SEA Games host under fire
The scrapping of important Olympic events in the Southeast Asian Games this year by host country Myanmar does not sit well with several members of the SEA Games Federation.
The issue has also become a simmering concern among sports-loving Filipinos that sports officials are now reconsidering the extent of the country’s participation in the Games.
“This is a bad sign for the region,” said Sen. Francis “Chiz” Escudero, the Senate’s most vocal supporter of sports. “We have been struggling in sports for so long, and news about the SEA Games host clipping Olympic sports from the calendar—if only to ensure its own victories in sports unfamiliar to its neighbors—do not help the region in any way,” he added.
For example, at the 2012 London Olympics, not one SEA Games country won a gold. Thailand won two silver and one bronze medals, Malaysia and Indonesia settled for a silver and a bronze, and Singapore captured two bronzes.
Myanmar’s decision to scrap certain Olympic sports has led member countries, particularly the Philippines and Singapore, to call for the standardization of SEA Games calendar of events.
“Maybe it’s time we thought about the region’s sports future by supporting calls for a standard calendar in future SEA Games,” said Escudero, an avid pistol shooter and cycling enthusiast.
Escudero said the government should back the Philippine Olympic Committee’s bid to help arrest the country’s series of failures in international competitions.
Sports have long been in the sidelines of government priorities, but Escudero said it is important in gauging a country’s economic growth.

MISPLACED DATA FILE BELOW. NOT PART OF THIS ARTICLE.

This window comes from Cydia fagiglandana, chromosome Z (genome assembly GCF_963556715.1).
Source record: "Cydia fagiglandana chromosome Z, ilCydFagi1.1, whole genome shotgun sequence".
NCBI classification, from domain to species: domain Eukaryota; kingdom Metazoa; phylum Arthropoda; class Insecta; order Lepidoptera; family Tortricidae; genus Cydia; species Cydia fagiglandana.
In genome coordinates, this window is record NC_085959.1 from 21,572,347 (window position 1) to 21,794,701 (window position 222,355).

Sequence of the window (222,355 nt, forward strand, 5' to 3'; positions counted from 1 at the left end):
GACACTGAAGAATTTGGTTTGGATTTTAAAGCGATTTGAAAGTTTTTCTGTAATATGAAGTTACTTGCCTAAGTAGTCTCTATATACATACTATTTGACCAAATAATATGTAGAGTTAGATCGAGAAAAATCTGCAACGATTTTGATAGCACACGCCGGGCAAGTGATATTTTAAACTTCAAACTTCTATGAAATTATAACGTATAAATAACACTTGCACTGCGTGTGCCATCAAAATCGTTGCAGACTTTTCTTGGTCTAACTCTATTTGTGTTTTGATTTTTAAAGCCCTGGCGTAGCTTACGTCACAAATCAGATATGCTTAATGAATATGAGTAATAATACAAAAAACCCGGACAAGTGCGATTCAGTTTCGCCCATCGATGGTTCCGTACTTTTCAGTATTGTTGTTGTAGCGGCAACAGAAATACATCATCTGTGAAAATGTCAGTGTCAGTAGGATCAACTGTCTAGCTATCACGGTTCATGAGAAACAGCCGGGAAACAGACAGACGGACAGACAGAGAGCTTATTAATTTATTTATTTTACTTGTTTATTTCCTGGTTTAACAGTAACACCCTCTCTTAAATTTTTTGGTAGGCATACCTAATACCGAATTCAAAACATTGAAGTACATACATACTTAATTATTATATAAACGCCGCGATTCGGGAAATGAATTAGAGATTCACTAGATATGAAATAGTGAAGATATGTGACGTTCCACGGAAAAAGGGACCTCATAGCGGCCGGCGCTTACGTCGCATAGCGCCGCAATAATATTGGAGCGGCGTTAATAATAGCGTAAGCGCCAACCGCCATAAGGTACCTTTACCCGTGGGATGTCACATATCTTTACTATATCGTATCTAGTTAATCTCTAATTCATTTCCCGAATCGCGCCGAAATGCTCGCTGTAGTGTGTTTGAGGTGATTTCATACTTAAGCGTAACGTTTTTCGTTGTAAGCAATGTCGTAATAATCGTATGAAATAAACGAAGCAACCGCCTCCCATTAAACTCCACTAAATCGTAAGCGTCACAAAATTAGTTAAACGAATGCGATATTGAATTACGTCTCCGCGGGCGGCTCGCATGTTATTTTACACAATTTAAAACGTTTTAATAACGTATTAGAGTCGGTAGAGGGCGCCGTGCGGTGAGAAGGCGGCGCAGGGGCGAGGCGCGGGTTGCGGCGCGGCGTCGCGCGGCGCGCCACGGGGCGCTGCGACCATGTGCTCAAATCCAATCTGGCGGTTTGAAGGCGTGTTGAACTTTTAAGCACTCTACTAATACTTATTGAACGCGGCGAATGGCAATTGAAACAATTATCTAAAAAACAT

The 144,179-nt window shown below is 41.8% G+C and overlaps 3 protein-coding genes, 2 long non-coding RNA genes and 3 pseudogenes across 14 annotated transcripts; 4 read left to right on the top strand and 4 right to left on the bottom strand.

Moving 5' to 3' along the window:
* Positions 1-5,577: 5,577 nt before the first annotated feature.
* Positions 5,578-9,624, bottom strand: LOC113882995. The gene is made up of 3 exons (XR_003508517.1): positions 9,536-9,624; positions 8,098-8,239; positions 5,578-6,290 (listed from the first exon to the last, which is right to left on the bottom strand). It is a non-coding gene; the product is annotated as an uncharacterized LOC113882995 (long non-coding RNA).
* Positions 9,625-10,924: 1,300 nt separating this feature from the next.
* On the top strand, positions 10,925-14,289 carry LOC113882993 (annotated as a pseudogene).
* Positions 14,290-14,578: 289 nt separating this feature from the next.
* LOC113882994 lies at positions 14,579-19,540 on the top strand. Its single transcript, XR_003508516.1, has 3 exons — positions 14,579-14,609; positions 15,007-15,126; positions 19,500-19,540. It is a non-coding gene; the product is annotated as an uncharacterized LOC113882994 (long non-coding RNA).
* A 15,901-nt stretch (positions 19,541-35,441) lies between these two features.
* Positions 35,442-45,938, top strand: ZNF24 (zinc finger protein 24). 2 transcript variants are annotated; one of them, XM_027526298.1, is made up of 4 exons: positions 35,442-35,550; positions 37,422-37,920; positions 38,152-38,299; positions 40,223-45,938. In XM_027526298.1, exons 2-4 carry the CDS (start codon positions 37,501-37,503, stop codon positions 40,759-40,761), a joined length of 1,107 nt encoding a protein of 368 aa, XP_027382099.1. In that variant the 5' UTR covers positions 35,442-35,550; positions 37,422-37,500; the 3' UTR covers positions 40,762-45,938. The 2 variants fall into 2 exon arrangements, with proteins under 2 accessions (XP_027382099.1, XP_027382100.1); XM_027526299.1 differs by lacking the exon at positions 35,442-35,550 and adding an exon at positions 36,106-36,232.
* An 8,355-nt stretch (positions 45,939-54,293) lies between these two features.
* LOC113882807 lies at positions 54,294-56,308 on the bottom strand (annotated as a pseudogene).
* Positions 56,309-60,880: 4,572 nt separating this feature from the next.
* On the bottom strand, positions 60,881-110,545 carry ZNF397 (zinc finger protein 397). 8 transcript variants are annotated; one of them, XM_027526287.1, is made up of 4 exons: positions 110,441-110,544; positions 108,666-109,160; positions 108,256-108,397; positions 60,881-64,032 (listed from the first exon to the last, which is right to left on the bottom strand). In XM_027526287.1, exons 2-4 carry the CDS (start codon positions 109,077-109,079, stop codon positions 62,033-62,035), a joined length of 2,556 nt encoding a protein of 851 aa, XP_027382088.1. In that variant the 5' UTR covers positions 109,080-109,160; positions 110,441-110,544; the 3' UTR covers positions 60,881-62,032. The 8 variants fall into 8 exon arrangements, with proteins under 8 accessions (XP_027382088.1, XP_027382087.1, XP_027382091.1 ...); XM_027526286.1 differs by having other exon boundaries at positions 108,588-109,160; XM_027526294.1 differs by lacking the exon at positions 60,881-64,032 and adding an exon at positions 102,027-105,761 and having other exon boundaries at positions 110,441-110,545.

The more developed countries have Olympic champions; we have none yet.
The senator said the government can make an impact by raising the level of sports in Southeast Asia. While national Olympic committees, like the POC, are autonomous and supposed to be free from political pressure and interference, there is a very thin line of division.
There is a need to maintain respect between NOCs and governments so they could be of one mind in such issues as Myanmar’s blatant manipulation of SEA Games events to favor its own interests.
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I honestly believe that billiards and bowling, where Filipinos are second to none, should be included in the Olympic calendar.
Billiards icon Efren “Bata” Reyes and Francisco “Django” Bustamante and bowling Hall of Famer Paeng Nepomuceno have proven their worth by dominating their respective events.
Reyes and Bustamante are world nine-ball and eight-ball champions while Nepomuceno is a many-time World Bowling Cup winner.
A recent survey conducted by Billiards Digest, the “Bible of Cue Artists all over the World,” showed that Filipino billiards players rank high, outclassing even their American, European and Chinese Taipei counterparts.
Having said that, I am appealing to the country’s sports leaders to get their acts together and end our long-running tag as sports’ “Sick Man of Asia.”
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